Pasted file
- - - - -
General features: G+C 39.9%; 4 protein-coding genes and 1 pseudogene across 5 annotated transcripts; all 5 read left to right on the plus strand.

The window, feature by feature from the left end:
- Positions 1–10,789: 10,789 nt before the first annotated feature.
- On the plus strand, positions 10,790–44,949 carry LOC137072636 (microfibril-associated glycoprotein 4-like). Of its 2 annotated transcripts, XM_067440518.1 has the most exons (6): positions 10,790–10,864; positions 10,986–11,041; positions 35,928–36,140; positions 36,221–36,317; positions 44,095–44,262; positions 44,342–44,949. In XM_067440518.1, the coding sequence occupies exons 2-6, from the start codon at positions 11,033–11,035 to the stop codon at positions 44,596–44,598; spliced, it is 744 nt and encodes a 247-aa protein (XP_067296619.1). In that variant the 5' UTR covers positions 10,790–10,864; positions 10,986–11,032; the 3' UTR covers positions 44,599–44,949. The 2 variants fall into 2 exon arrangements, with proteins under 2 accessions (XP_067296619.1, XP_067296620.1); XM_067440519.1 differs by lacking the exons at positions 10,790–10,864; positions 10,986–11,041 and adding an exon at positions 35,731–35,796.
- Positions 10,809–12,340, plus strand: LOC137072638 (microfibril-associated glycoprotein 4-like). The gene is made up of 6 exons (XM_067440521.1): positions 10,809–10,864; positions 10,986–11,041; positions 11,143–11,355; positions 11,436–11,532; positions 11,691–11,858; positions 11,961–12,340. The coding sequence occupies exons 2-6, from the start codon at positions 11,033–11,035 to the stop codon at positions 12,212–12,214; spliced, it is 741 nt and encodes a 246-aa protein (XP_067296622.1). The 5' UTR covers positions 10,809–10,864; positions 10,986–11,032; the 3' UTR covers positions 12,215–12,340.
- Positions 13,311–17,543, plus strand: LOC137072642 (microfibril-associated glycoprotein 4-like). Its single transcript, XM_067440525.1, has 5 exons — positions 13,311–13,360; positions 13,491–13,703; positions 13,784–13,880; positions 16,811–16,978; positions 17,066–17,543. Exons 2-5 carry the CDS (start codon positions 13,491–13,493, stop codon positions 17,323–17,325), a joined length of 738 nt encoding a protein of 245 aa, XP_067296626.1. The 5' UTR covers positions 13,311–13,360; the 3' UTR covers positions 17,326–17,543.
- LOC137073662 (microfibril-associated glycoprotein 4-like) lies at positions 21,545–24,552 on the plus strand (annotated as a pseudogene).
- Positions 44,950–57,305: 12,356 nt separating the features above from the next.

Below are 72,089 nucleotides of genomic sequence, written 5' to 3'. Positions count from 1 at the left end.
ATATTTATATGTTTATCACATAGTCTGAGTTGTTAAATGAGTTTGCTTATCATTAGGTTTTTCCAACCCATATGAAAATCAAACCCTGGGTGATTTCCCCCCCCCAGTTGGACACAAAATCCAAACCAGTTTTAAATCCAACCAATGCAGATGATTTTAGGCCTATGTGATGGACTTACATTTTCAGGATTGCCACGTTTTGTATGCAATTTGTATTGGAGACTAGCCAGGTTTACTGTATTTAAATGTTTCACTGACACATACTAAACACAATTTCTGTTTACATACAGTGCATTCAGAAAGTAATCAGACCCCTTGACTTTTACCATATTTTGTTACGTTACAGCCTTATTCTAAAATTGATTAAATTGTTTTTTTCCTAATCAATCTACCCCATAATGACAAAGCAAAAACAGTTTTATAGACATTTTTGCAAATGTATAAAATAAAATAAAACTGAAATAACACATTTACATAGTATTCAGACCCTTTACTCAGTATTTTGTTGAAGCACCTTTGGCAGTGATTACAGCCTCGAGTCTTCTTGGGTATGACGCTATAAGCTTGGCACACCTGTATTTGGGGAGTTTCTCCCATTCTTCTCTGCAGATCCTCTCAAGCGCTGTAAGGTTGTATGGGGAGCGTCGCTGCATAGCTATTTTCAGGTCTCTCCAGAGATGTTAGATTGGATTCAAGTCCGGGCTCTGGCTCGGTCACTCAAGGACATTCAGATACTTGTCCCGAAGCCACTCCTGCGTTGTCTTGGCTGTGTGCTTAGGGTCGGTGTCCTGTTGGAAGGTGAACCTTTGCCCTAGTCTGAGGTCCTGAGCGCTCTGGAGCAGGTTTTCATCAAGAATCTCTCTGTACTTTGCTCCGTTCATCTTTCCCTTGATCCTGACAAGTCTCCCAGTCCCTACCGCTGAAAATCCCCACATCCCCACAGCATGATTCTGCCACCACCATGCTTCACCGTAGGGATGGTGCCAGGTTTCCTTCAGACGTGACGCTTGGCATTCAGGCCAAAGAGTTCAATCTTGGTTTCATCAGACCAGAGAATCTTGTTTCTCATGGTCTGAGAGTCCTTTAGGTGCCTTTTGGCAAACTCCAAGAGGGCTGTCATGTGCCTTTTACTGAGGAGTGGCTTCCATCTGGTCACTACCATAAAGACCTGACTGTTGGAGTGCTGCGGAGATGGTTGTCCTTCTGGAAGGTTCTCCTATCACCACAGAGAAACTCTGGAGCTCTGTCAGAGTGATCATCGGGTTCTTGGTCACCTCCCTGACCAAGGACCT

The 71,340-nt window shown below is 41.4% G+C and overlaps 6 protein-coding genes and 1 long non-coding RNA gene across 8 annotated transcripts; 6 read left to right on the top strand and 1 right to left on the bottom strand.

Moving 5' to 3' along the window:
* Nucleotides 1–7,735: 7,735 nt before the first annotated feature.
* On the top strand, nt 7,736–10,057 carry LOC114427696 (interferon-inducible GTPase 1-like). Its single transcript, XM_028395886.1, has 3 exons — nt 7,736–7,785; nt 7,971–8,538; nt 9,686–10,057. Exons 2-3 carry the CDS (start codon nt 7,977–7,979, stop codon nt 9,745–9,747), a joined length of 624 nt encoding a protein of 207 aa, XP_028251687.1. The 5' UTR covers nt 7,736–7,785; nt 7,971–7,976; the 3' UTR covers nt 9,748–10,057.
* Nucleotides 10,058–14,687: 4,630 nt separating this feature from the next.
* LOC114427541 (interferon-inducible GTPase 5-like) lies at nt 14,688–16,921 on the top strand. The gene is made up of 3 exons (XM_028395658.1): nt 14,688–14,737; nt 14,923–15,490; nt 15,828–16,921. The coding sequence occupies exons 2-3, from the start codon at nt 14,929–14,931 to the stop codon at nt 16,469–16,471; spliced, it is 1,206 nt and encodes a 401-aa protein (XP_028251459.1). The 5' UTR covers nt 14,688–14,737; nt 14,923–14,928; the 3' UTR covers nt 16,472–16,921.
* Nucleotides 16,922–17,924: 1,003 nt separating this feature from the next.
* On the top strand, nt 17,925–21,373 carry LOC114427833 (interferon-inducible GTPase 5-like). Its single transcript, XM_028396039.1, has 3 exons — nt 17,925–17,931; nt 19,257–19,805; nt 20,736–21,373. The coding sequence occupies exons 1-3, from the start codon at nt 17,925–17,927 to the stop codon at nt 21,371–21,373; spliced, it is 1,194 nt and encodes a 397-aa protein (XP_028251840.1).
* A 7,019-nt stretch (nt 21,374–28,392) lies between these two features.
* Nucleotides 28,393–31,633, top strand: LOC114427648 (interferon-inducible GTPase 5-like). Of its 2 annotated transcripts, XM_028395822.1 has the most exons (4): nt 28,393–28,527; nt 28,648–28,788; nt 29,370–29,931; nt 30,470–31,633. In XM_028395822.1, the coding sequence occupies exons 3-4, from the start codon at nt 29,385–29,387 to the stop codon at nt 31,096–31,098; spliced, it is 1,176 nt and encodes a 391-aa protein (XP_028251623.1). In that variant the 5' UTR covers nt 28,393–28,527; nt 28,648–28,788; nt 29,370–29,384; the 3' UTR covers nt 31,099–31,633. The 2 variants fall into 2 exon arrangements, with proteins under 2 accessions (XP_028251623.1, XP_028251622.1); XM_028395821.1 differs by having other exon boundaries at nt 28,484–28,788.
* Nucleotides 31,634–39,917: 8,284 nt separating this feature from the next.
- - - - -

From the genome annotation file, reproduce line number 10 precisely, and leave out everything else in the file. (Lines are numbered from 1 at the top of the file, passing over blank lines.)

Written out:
ATATTTATATGTTTATCACATAGTCTGAGTTGTTAAATGAGTTTGCTTATCATTAGGTTTTTCCAACCCATATGAAAATCAAACCCTGGGTGATTTCCCCCCCCCAGTTGGACACAAAATCCAAACCAGTTTTAAATCCAACCAATGCAGATGATTTTAGGCCTATGTGATGGACTTACATTTTCAGGATTGCCACGTTTTGTATGCAATTTGTATTGGAGACTAGCCAGGTTTACTGTATTTAAATGTTTCACTGACACATACTAAACACAATTTCTGTTTACATACAGTGCATTCAGAAAGTAATCAGACCCCTTGACTTTTACCATATTTTGTTACGTTACAGCCTTATTCTAAAATTGATTAAATTGTTTTTTTCCTAATCAATCTACCCCATAATGACAAAGCAAAAACAGTTTTATAGACATTTTTGCAAATGTATAAAATAAAATAAAACTGAAATAACACATTTACATAGTATTCAGACCCTTTACTCAGTATTTTGTTGAAGCACCTTTGGCAGTGATTACAGCCTCGAGTCTTCTTGGGTATGACGCTATAAGCTTGGCACACCTGTATTTGGGGAGTTTCTCCCATTCTTCTCTGCAGATCCTCTCAAGCGCTGTAAGGTTGTATGGGGAGCGTCGCTGCATAGCTATTTTCAGGTCTCTCCAGAGATGTTAGATTGGATTCAAGTCCGGGCTCTGGCTCGGTCACTCAAGGACATTCAGATACTTGTCCCGAAGCCACTCCTGCGTTGTCTTGGCTGTGTGCTTAGGGTCGGTGTCCTGTTGGAAGGTGAACCTTTGCCCTAGTCTGAGGTCCTGAGCGCTCTGGAGCAGGTTTTCATCAAGAATCTCTCTGTACTTTGCTCCGTTCATCTTTCCCTTGATCCTGACAAGTCTCCCAGTCCCTACCGCTGAAAATCCCCACATCCCCACAGCATGATTCTGCCACCACCATGCTTCACCGTAGGGATGGTGCCAGGTTTCCTTCAGACGTGACGCTTGGCATTCAGGCCAAAGAGTTCAATCTTGGTTTCATCAGACCAGAGAATCTTGTTTCTCATGGTCTGAGAGTCCTTTAGGTGCCTTTTGGCAAACTCCAAGAGGGCTGTCATGTGCCTTTTACTGAGGAGTGGCTTCCATCTGGTCACTACCATAAAGACCTGACTGTTGGAGTGCTGCGGAGATGGTTGTCCTTCTGGAAGGTTCTCCTATCACCACAGAGAAACTCTGGAGCTCTGTCAGAGTGATCATCGGGTTCTTGGTCACCTCCCTGACCAAGGACCT